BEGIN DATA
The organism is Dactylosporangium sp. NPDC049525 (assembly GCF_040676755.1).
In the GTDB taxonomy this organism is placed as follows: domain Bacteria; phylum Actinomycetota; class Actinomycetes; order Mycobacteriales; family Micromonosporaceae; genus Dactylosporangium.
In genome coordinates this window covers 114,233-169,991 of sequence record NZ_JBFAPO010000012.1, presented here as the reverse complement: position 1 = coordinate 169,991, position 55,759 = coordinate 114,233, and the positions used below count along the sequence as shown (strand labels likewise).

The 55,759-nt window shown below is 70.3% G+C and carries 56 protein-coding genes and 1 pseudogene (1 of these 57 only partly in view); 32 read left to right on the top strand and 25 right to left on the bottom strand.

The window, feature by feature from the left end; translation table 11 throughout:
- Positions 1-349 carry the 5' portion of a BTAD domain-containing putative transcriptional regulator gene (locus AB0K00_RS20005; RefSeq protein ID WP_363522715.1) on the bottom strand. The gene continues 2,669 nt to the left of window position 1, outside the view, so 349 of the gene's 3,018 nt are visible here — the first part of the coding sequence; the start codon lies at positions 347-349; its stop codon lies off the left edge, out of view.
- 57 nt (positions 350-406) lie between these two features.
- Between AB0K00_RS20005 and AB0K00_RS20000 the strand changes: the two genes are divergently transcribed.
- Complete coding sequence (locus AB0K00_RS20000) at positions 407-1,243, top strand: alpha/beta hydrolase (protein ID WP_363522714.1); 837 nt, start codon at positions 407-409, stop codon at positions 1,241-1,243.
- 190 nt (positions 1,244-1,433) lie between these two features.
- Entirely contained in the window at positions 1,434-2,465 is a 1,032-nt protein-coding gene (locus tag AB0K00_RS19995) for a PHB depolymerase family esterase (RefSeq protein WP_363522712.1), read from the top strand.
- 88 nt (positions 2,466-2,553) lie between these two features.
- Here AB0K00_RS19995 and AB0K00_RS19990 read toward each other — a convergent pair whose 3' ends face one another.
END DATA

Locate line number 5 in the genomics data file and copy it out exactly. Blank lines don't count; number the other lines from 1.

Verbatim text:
The window, feature by feature from the left end; translation table 11 throughout: